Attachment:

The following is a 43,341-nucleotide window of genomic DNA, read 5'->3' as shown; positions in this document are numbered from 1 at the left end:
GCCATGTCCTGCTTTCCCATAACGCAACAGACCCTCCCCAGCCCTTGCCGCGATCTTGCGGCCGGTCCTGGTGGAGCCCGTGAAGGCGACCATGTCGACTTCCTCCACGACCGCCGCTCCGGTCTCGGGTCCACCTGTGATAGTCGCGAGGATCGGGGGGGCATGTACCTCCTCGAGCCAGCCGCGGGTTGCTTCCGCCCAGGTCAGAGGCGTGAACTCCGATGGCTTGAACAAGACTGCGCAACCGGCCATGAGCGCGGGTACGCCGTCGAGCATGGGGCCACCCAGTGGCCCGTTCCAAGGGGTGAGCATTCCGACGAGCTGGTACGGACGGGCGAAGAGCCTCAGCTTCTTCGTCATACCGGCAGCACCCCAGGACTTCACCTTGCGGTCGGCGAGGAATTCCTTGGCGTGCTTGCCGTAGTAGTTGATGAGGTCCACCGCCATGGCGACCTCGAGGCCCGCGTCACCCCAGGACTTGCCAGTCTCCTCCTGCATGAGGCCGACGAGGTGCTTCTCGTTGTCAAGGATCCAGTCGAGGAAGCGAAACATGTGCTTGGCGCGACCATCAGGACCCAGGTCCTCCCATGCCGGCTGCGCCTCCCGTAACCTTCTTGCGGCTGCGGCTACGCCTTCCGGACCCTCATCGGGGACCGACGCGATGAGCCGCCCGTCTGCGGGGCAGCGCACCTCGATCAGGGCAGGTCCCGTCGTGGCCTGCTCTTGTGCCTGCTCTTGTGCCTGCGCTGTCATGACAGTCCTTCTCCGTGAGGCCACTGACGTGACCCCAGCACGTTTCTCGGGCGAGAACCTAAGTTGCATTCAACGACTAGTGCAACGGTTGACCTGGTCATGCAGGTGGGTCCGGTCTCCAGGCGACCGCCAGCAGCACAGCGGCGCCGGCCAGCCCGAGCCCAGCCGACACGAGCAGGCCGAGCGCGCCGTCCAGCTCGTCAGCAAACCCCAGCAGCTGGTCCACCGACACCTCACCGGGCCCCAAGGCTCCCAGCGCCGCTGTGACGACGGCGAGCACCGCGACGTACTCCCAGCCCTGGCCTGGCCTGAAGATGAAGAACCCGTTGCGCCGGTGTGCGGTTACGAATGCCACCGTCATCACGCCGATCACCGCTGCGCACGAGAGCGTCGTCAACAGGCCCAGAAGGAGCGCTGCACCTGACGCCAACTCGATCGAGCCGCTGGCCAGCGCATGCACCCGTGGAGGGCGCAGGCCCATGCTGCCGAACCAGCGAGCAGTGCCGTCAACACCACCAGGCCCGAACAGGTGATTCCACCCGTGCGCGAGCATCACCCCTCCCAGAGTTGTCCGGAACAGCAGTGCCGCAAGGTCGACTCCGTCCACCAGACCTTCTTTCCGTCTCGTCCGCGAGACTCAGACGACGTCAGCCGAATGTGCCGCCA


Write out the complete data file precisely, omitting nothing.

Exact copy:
The following is a 43,341-nucleotide window of genomic DNA, read 5'->3' as shown; positions in this document are numbered from 1 at the left end:
GCCATGTCCTGCTTTCCCATAACGCAACAGACCCTCCCCAGCCCTTGCCGCGATCTTGCGGCCGGTCCTGGTGGAGCCCGTGAAGGCGACCATGTCGACTTCCTCCACGACCGCCGCTCCGGTCTCGGGTCCACCTGTGATAGTCGCGAGGATCGGGGGGGCATGTACCTCCTCGAGCCAGCCGCGGGTTGCTTCCGCCCAGGTCAGAGGCGTGAACTCCGATGGCTTGAACAAGACTGCGCAACCGGCCATGAGCGCGGGTACGCCGTCGAGCATGGGGCCACCCAGTGGCCCGTTCCAAGGGGTGAGCATTCCGACGAGCTGGTACGGACGGGCGAAGAGCCTCAGCTTCTTCGTCATACCGGCAGCACCCCAGGACTTCACCTTGCGGTCGGCGAGGAATTCCTTGGCGTGCTTGCCGTAGTAGTTGATGAGGTCCACCGCCATGGCGACCTCGAGGCCCGCGTCACCCCAGGACTTGCCAGTCTCCTCCTGCATGAGGCCGACGAGGTGCTTCTCGTTGTCAAGGATCCAGTCGAGGAAGCGAAACATGTGCTTGGCGCGACCATCAGGACCCAGGTCCTCCCATGCCGGCTGCGCCTCCCGTAACCTTCTTGCGGCTGCGGCTACGCCTTCCGGACCCTCATCGGGGACCGACGCGATGAGCCGCCCGTCTGCGGGGCAGCGCACCTCGATCAGGGCAGGTCCCGTCGTGGCCTGCTCTTGTGCCTGCTCTTGTGCCTGCGCTGTCATGACAGTCCTTCTCCGTGAGGCCACTGACGTGACCCCAGCACGTTTCTCGGGCGAGAACCTAAGTTGCATTCAACGACTAGTGCAACGGTTGACCTGGTCATGCAGGTGGGTCCGGTCTCCAGGCGACCGCCAGCAGCACAGCGGCGCCGGCCAGCCCGAGCCCAGCCGACACGAGCAGGCCGAGCGCGCCGTCCAGCTCGTCAGCAAACCCCAGCAGCTGGTCCACCGACACCTCACCGGGCCCCAAGGCTCCCAGCGCCGCTGTGACGACGGCGAGCACCGCGACGTACTCCCAGCCCTGGCCTGGCCTGAAGATGAAGAACCCGTTGCGCCGGTGTGCGGTTACGAATGCCACCGTCATCACGCCGATCACCGCTGCGCACGAGAGCGTCGTCAACAGGCCCAGAAGGAGCGCTGCACCTGACGCCAACTCGATCGAGCCGCTGGCCAGCGCATGCACCCGTGGAGGGCGCAGGCCCATGCTGCCGAACCAGCGAGCAGTGCCGTCAACACCACCAGGCCCGAACAGGTGATTCCACCCGTGCGCGAGCATCACCCCTCCCAGAGTTGTCCGGAACAGCAGTGCCGCAAGGTCGACTCCGTCCACCAGACCTTCTTTCCGTCTCGTCCGCGAGACTCAGACGACGTCAGCCGAATGTGCCGCCA